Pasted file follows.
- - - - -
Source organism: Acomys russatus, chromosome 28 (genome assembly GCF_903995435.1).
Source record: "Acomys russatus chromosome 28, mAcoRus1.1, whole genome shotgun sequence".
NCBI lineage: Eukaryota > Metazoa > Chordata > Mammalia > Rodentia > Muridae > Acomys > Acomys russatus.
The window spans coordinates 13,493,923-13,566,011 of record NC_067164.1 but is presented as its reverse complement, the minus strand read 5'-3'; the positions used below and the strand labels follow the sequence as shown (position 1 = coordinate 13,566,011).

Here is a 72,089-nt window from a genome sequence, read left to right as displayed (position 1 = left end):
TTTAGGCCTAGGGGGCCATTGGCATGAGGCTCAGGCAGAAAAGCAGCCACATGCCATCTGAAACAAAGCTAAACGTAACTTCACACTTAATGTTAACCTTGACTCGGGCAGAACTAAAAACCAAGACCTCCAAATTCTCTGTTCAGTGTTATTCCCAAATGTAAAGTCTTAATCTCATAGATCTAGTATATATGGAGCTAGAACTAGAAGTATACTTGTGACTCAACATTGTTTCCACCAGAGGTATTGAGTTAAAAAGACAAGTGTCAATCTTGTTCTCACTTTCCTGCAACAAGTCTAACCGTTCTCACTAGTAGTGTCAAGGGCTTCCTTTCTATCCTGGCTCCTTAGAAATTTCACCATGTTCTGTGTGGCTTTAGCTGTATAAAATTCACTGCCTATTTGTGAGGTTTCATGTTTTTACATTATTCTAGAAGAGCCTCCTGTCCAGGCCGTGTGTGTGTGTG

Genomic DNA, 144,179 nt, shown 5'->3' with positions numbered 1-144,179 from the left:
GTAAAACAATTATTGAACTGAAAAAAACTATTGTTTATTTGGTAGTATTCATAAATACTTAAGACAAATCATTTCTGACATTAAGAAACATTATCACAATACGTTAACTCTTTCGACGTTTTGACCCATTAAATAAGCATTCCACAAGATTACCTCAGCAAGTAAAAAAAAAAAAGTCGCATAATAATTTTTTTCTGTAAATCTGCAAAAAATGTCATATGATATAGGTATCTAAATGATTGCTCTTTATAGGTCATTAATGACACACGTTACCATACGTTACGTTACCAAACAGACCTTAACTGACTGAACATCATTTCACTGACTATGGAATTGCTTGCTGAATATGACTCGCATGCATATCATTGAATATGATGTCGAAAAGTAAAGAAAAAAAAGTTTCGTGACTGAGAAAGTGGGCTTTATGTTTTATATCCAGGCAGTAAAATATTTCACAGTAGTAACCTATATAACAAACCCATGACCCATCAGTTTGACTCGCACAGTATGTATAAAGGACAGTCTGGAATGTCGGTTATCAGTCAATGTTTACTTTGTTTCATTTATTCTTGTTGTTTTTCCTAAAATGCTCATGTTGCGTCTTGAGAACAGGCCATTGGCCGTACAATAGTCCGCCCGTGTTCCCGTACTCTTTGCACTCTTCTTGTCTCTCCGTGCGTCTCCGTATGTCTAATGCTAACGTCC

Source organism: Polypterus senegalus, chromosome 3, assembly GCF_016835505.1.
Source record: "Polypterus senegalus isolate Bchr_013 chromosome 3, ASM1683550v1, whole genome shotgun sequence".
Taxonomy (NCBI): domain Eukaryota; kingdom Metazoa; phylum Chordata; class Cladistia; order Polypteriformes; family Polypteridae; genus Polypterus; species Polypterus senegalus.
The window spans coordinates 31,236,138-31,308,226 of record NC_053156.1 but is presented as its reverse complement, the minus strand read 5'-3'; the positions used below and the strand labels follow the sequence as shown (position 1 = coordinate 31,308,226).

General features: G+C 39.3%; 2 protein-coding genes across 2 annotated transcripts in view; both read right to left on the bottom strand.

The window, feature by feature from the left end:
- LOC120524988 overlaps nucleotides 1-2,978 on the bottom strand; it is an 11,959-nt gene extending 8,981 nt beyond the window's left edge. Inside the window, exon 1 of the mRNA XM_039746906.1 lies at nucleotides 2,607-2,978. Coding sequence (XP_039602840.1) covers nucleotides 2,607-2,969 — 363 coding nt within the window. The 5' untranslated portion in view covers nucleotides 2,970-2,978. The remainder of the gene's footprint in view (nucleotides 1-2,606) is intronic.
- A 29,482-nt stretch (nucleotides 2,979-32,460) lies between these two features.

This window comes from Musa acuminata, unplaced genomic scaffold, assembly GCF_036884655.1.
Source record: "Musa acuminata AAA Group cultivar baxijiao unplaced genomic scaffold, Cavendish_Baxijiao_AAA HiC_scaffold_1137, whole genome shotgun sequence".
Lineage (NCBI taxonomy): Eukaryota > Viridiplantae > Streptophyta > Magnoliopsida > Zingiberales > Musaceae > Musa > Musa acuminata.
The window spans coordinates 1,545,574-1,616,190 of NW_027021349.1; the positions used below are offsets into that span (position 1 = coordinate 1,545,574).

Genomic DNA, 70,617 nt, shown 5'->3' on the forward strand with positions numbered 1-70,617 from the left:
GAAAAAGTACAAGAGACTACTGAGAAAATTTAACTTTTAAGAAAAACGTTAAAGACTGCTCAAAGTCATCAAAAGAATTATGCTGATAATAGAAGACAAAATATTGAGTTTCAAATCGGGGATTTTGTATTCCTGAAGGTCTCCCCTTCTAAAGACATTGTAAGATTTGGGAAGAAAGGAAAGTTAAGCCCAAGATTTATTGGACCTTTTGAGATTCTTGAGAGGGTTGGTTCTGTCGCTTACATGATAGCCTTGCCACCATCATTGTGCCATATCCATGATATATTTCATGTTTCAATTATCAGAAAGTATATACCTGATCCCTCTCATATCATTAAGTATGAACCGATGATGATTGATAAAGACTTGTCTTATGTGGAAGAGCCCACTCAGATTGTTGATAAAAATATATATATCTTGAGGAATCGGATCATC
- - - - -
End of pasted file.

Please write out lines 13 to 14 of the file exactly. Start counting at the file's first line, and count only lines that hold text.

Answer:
General features: G+C 39.3%; 2 protein-coding genes across 2 annotated transcripts in view; both read right to left on the bottom strand.

The window, feature by feature from the left end: